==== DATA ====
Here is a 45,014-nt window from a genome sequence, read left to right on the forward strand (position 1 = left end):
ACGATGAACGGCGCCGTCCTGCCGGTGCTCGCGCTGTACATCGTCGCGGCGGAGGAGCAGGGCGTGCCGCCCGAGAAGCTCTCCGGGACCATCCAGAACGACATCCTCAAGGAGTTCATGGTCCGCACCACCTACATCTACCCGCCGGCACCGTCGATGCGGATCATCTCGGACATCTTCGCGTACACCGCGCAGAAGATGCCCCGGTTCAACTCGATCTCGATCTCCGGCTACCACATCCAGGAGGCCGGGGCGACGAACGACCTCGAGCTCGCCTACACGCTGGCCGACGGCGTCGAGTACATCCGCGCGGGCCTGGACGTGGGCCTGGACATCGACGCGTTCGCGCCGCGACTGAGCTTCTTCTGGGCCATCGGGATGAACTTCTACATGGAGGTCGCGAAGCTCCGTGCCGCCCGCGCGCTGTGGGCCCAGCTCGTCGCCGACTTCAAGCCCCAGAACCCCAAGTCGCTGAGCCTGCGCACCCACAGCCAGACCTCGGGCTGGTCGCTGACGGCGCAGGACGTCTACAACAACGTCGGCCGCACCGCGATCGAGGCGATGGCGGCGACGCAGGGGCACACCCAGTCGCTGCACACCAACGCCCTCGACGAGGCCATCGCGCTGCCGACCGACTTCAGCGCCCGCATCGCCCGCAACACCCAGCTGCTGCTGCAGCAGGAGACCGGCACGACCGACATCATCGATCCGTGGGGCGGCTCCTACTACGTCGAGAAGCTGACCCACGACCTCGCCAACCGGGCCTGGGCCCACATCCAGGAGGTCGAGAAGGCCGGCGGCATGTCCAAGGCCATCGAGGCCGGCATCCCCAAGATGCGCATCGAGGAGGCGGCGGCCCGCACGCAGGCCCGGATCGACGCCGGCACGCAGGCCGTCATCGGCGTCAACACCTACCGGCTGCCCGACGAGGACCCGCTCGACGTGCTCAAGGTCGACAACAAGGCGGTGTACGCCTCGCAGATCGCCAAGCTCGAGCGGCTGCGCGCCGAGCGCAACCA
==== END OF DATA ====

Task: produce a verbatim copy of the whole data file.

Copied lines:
Here is a 45,014-nt window from a genome sequence, read left to right on the forward strand (position 1 = left end):
ACGATGAACGGCGCCGTCCTGCCGGTGCTCGCGCTGTACATCGTCGCGGCGGAGGAGCAGGGCGTGCCGCCCGAGAAGCTCTCCGGGACCATCCAGAACGACATCCTCAAGGAGTTCATGGTCCGCACCACCTACATCTACCCGCCGGCACCGTCGATGCGGATCATCTCGGACATCTTCGCGTACACCGCGCAGAAGATGCCCCGGTTCAACTCGATCTCGATCTCCGGCTACCACATCCAGGAGGCCGGGGCGACGAACGACCTCGAGCTCGCCTACACGCTGGCCGACGGCGTCGAGTACATCCGCGCGGGCCTGGACGTGGGCCTGGACATCGACGCGTTCGCGCCGCGACTGAGCTTCTTCTGGGCCATCGGGATGAACTTCTACATGGAGGTCGCGAAGCTCCGTGCCGCCCGCGCGCTGTGGGCCCAGCTCGTCGCCGACTTCAAGCCCCAGAACCCCAAGTCGCTGAGCCTGCGCACCCACAGCCAGACCTCGGGCTGGTCGCTGACGGCGCAGGACGTCTACAACAACGTCGGCCGCACCGCGATCGAGGCGATGGCGGCGACGCAGGGGCACACCCAGTCGCTGCACACCAACGCCCTCGACGAGGCCATCGCGCTGCCGACCGACTTCAGCGCCCGCATCGCCCGCAACACCCAGCTGCTGCTGCAGCAGGAGACCGGCACGACCGACATCATCGATCCGTGGGGCGGCTCCTACTACGTCGAGAAGCTGACCCACGACCTCGCCAACCGGGCCTGGGCCCACATCCAGGAGGTCGAGAAGGCCGGCGGCATGTCCAAGGCCATCGAGGCCGGCATCCCCAAGATGCGCATCGAGGAGGCGGCGGCCCGCACGCAGGCCCGGATCGACGCCGGCACGCAGGCCGTCATCGGCGTCAACACCTACCGGCTGCCCGACGAGGACCCGCTCGACGTGCTCAAGGTCGACAACAAGGCGGTGTACGCCTCGCAGATCGCCAAGCTCGAGCGGCTGCGCGCCGAGCGCAACCA